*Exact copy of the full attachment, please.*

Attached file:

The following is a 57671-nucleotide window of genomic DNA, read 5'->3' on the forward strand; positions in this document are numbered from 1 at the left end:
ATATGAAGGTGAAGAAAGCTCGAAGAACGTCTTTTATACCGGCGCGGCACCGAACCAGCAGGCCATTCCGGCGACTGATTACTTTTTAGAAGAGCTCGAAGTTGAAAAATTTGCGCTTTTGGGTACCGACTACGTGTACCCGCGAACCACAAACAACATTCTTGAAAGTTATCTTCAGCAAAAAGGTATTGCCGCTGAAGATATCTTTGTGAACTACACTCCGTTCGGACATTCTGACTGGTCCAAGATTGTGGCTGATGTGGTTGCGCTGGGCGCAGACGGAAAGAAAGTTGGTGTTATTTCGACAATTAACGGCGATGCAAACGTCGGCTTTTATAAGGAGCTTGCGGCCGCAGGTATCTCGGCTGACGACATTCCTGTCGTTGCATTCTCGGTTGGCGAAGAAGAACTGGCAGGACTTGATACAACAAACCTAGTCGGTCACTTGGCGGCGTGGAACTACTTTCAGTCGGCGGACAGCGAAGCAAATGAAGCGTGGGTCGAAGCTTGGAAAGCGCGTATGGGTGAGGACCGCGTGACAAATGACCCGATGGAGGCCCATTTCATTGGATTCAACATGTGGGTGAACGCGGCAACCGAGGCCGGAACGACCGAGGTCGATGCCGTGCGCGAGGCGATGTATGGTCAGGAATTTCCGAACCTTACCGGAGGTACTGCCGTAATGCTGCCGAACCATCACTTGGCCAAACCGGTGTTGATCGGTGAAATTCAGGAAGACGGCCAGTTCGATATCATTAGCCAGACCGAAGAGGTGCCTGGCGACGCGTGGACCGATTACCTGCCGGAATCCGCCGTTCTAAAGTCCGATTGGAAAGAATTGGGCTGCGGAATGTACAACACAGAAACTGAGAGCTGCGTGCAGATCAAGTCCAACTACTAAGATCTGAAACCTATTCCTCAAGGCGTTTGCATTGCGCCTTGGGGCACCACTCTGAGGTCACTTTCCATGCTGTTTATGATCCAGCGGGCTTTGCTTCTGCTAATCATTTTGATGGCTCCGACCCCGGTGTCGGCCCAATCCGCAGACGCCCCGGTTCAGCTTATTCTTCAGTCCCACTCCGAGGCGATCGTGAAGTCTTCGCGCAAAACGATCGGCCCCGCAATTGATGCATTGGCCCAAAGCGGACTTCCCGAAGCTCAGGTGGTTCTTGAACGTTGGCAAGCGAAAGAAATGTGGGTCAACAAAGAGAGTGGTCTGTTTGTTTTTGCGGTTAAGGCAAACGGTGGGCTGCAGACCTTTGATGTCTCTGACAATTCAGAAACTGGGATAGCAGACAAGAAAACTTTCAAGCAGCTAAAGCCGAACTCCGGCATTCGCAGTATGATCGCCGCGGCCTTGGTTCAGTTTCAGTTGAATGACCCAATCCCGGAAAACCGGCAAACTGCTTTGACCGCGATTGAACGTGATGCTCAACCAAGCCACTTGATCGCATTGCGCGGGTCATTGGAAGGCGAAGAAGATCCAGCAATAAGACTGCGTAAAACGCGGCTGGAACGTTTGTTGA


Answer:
The following is a 57671-nucleotide window of genomic DNA, read 5'->3' on the forward strand; positions in this document are numbered from 1 at the left end:
ATATGAAGGTGAAGAAAGCTCGAAGAACGTCTTTTATACCGGCGCGGCACCGAACCAGCAGGCCATTCCGGCGACTGATTACTTTTTAGAAGAGCTCGAAGTTGAAAAATTTGCGCTTTTGGGTACCGACTACGTGTACCCGCGAACCACAAACAACATTCTTGAAAGTTATCTTCAGCAAAAAGGTATTGCCGCTGAAGATATCTTTGTGAACTACACTCCGTTCGGACATTCTGACTGGTCCAAGATTGTGGCTGATGTGGTTGCGCTGGGCGCAGACGGAAAGAAAGTTGGTGTTATTTCGACAATTAACGGCGATGCAAACGTCGGCTTTTATAAGGAGCTTGCGGCCGCAGGTATCTCGGCTGACGACATTCCTGTCGTTGCATTCTCGGTTGGCGAAGAAGAACTGGCAGGACTTGATACAACAAACCTAGTCGGTCACTTGGCGGCGTGGAACTACTTTCAGTCGGCGGACAGCGAAGCAAATGAAGCGTGGGTCGAAGCTTGGAAAGCGCGTATGGGTGAGGACCGCGTGACAAATGACCCGATGGAGGCCCATTTCATTGGATTCAACATGTGGGTGAACGCGGCAACCGAGGCCGGAACGACCGAGGTCGATGCCGTGCGCGAGGCGATGTATGGTCAGGAATTTCCGAACCTTACCGGAGGTACTGCCGTAATGCTGCCGAACCATCACTTGGCCAAACCGGTGTTGATCGGTGAAATTCAGGAAGACGGCCAGTTCGATATCATTAGCCAGACCGAAGAGGTGCCTGGCGACGCGTGGACCGATTACCTGCCGGAATCCGCCGTTCTAAAGTCCGATTGGAAAGAATTGGGCTGCGGAATGTACAACACAGAAACTGAGAGCTGCGTGCAGATCAAGTCCAACTACTAAGATCTGAAACCTATTCCTCAAGGCGTTTGCATTGCGCCTTGGGGCACCACTCTGAGGTCACTTTCCATGCTGTTTATGATCCAGCGGGCTTTGCTTCTGCTAATCATTTTGATGGCTCCGACCCCGGTGTCGGCCCAATCCGCAGACGCCCCGGTTCAGCTTATTCTTCAGTCCCACTCCGAGGCGATCGTGAAGTCTTCGCGCAAAACGATCGGCCCCGCAATTGATGCATTGGCCCAAAGCGGACTTCCCGAAGCTCAGGTGGTTCTTGAACGTTGGCAAGCGAAAGAAATGTGGGTCAACAAAGAGAGTGGTCTGTTTGTTTTTGCGGTTAAGGCAAACGGTGGGCTGCAGACCTTTGATGTCTCTGACAATTCAGAAACTGGGATAGCAGACAAGAAAACTTTCAAGCAGCTAAAGCCGAACTCCGGCATTCGCAGTATGATCGCCGCGGCCTTGGTTCAGTTTCAGTTGAATGACCCAATCCCGGAAAACCGGCAAACTGCTTTGACCGCGATTGAACGTGATGCTCAACCAAGCCACTTGATCGCATTGCGCGGGTCATTGGAAGGCGAAGAAGATCCAGCAATAAGACTGCGTAAAACGCGGCTGGAACGTTTGTTGA